mayest” are incompatible. A “command” leaves no choice, it is positive and arbitrary, but “thou mayest” denotes a matter of choice. If “itzo” meant “command” it should have been followed by “thou must.” We therefore consider that the meaning of the word here is, clearly, that God gives guidance, advice, or a forewarning.” This small detail is really of much more importance than may at first appear, as many quite incorrect deductions have been drawn from the word “command.” We shall see when we get a little farther on, that, for a supremely important reason, God never, under any circumstances, prevents any human being from exercising freedom of choice in his activities – even when they are wrong and evil. God did not give an arbitrary command” to “Adam” that he should not “eat of the tree of the knowledge of good and evil,” but, knowing perfectly well what “eating” meant, He gave Adam an advance warning. He put up the “red light.” God knew that Adam would be certain to “eat of the tree,” but did not wish him to do so without a warning of the total change that would be brought about in his being, as the result. If it had been possible for Him to save Adam from himself, without destroying His final purpose in creation, He would have done so. If Adam brought suffering and endless trouble upon himself, God Himself also suffered. It was He Himself who was afflicted in all the afflictions of mankind. But let us continue our examination of the narrative. The verse goes on to say, “of every tree of the garden thou mayest freely eat.” The expression “freely eat” is expressed in Hebrew idiom by “eating, thou mayest eat.” All the words in that sentence have already been to some extent discussed, so it is only necessary to recall the results.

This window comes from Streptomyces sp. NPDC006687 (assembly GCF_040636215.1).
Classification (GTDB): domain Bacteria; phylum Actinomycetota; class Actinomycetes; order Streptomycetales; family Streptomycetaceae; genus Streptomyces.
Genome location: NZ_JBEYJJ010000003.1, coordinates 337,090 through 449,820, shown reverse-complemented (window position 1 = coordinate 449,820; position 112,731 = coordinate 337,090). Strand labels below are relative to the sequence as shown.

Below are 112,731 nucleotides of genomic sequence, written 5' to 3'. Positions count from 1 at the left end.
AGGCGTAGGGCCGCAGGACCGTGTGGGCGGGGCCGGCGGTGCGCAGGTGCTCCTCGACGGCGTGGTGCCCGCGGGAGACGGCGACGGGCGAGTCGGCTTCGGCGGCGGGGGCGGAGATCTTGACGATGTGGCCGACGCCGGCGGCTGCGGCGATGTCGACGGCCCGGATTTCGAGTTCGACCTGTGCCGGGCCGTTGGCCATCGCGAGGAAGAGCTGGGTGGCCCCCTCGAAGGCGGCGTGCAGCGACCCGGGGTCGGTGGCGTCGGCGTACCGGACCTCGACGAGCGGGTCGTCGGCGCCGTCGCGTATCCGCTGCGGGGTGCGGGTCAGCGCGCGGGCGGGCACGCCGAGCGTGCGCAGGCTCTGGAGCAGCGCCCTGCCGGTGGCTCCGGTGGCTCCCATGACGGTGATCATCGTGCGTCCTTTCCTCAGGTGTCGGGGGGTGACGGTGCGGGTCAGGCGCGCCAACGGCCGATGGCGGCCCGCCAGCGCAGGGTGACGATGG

In the first place, the word translated “tree” – “etz,” has a much wider meaning than merely “tree.” It denotes the material or spiritual “substance” of anything.

The word translated “every” – “chol,” also means “all”; it contains all ideas of “entirety,” “completeness,” etc. “Every tree” means the “whole essence” of all that grew naturally in the spiritual garden.